As it turns out, American megabanks like JPMorgan and Goldman Sachs aren't the only ones buying up distressed Russian assets. Chinese banks are also getting in on the fun.
China is considering buying or increasing stakes in Russian energy and commodities companies, such as gas giant Gazprom and aluminum giant Rusal International, according to people familiar with the matter, Bloomberg reports.
Beijing is in talks with its state-owned firms, including China National Petroleum, China Petrochemical, Aluminum Corp. of China and China Minmetals Corp., about potential opportunities for potential investments in Russian companies or assets, the people said. Any deal would be to bolster China’s imports as it intensifies its focus on energy and food security, not as a show of support for Russia’s invasion in Ukraine, the people said.
The talks are still in an early stage, and it's unclear whether a deal will result, as the discussions aren’t public. Some talks between Chinese and Russian energy companies have started to take place. The Chinese companies involved refused to comment to Bloomberg.
As European and American firms cut ties with Russian firms, China has vowed to continue normal trade relations with Russia. The decision comes as American and European energy giant Exxon Mobil, Shell and BP have walked away from Russian assets worth billions of dollars.
China Foreign Minister Wang Yi said during a press briefing earlier this week that China-Russia ties remain “rock solid", even as Beijing called on Russia to engage in peace talks to try and end the war.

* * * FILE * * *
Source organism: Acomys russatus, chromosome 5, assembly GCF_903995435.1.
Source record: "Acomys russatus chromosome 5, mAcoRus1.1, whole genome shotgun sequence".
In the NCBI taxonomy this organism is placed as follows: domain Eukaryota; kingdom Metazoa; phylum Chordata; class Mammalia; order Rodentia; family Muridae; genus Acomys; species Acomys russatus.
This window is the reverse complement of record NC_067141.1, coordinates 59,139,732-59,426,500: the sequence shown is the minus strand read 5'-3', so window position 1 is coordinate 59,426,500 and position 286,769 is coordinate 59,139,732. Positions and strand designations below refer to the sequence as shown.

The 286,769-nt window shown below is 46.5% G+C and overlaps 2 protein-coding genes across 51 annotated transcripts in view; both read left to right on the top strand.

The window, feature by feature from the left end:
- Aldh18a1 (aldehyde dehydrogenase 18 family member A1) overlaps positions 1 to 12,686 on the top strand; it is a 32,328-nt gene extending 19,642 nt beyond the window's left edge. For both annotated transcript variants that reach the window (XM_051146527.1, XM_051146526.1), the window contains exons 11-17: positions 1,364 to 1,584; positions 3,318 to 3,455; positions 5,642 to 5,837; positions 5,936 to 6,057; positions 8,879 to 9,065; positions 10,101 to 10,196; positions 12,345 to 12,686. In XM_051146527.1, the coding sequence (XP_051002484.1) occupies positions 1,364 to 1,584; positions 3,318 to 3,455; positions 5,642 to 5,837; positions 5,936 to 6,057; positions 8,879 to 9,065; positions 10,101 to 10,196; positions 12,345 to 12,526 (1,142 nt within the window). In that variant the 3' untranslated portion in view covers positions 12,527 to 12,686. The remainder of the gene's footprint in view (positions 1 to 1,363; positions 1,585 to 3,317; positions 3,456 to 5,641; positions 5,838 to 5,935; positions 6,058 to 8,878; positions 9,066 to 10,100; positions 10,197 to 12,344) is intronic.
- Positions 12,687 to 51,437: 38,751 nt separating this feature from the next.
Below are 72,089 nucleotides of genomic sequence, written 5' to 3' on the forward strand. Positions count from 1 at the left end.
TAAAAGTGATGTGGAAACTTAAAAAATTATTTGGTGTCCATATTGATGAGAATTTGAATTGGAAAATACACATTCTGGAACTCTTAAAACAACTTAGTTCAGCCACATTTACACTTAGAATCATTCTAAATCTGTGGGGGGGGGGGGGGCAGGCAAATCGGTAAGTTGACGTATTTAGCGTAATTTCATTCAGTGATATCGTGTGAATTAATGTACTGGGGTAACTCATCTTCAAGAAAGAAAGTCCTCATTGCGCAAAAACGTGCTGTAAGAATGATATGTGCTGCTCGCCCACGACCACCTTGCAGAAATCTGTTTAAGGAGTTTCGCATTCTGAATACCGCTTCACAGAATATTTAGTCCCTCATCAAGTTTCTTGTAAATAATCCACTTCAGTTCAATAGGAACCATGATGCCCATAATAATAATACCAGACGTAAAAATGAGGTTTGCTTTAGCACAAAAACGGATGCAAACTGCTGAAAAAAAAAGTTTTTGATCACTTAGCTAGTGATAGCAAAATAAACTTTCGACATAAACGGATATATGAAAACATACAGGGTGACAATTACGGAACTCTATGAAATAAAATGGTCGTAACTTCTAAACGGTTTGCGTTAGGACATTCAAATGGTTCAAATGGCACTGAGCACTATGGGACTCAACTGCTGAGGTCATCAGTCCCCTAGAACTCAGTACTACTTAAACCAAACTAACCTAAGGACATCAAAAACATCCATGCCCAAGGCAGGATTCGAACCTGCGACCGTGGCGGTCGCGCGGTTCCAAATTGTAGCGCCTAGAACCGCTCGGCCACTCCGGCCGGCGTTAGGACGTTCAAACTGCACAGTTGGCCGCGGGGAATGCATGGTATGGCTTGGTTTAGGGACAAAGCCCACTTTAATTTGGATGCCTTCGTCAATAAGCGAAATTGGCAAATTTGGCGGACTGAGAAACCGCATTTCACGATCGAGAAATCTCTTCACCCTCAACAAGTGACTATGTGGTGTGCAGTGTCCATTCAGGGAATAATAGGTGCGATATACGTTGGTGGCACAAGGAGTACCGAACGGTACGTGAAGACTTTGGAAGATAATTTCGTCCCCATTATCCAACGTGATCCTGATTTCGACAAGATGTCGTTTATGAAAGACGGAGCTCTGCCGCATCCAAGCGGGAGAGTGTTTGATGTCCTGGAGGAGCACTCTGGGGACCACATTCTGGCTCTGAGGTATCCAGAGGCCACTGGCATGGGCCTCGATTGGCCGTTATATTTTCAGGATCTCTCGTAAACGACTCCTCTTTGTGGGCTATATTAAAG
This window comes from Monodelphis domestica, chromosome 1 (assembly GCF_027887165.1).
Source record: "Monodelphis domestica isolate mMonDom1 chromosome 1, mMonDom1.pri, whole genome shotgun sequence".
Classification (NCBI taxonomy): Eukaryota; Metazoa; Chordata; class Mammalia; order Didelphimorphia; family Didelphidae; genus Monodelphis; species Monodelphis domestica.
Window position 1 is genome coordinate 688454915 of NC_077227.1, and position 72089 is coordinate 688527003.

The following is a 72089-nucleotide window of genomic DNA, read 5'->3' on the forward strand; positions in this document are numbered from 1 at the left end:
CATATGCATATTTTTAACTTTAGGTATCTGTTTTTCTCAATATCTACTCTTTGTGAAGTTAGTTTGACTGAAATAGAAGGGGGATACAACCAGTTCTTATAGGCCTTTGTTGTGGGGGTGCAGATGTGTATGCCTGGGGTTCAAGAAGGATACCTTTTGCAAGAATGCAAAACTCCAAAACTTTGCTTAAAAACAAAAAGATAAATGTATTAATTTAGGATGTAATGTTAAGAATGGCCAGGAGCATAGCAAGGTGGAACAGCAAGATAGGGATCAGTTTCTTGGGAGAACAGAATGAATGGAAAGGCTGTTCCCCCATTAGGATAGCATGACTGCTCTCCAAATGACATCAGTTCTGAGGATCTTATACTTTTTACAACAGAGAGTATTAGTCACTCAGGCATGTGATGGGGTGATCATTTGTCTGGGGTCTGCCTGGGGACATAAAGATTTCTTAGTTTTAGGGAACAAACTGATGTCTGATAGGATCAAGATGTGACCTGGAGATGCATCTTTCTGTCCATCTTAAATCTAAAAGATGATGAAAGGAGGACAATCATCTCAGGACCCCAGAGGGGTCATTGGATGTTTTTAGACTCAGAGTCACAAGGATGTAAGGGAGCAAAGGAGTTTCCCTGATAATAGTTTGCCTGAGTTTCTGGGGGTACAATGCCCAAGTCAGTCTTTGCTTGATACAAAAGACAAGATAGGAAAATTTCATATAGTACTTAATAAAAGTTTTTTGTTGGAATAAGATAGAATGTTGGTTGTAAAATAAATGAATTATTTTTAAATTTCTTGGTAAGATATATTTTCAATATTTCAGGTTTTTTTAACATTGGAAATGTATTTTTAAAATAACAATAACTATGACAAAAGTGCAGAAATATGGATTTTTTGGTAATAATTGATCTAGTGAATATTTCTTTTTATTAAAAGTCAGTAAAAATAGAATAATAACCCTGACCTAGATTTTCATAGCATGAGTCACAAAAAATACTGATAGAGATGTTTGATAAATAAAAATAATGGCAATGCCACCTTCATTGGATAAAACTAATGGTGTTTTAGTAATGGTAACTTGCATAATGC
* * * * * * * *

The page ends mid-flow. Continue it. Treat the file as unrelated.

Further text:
Among China’s current energy investments in Russia, CNPC has a 20% stake in the Yamal LNG project and a 10% stake in Arctic LNG 2, while Cnooc owns 10% of Arctic.
China and Russia have been strengthening ties for years. Just last month, President Xi and President Putin signed a series of deals to boost the Russian supply.
Gazprom and Rosneft have sealed major supply deals with China, which have helped soften the impact of western sanctions (which, remember, have largely left Russia's vital gas and oil industry untouched). The partnership has inspired Russia's own "pivot to Asia", a policy that Barack Obama had also tried to impose on the US.
An investment by China could help solidify Moscow’s effort to accelerate its own “Pivot to Asia” as it looks for new markets for its energy products. China has doubled purchases of Russian energy products to nearly $60 billion over the past five years, and most analysts expect this figure to continue to rise.